It's rare for a player who sees increased playing time at shortstop when he reaches his mid-30s. Usually, that's the time veterans are moved off the position.
But Punto is an exception. He will play more games at shortstop than any other position this year for the first time since 2008. Punto might have seemed a throw-in to last year's blockbuster that also brought Adrian Gonzalez, Carl Crawford and Josh Beckett to the Dodgers from Boston, but that's not the way Mattingly sees it now.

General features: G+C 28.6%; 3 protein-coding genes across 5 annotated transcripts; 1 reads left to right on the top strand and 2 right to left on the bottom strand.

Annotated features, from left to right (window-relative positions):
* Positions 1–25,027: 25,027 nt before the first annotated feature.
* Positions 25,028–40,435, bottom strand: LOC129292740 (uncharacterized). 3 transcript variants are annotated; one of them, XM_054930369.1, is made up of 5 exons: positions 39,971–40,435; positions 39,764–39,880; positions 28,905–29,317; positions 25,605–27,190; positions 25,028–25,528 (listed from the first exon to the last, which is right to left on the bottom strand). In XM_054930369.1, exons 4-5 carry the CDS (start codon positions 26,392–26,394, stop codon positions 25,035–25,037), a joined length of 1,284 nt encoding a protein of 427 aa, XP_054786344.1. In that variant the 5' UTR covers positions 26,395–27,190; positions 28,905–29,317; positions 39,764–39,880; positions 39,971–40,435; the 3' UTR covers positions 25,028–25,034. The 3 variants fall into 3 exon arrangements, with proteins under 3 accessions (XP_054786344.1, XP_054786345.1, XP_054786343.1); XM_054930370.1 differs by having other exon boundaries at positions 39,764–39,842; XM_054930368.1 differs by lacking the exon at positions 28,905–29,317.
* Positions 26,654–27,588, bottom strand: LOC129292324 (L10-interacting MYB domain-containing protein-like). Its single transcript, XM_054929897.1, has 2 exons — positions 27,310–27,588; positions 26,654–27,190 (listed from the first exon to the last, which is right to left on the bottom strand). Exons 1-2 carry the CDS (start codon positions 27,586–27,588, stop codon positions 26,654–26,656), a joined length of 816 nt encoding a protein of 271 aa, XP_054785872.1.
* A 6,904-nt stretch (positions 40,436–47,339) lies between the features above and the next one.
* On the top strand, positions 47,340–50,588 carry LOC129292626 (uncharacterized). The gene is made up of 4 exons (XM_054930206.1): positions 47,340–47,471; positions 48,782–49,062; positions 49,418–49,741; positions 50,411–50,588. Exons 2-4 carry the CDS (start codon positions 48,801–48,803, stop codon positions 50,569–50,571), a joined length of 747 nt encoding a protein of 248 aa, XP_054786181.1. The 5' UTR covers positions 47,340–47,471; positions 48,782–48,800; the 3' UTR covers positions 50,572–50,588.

"I don't know if we really knew what we had when we got Nick," said Mattingly. "He didn't play all that much with Boston and he had been hurt. But to see him in Spring Training and to use him with what we had to do early this year, we've seen him play everywhere. He doesn't throw a ball away, knock on wood. He's just solid. He's got range and he's still moving good."
Punto credits his longevity to an offseason regimen of biometric conditioning that emphasizes speed and agility as much as strength.
"The training is more intense than when I first got to the Major Leagues," Punto said. "I feel I do a really good job in the offseason. I could play every day if I had to. Shortstop is the most demanding position and I take pride that I can still play it."
Ken Gurnick is a reporter for MLB.com. This story was not subject to the approval of Major League Baseball or its clubs.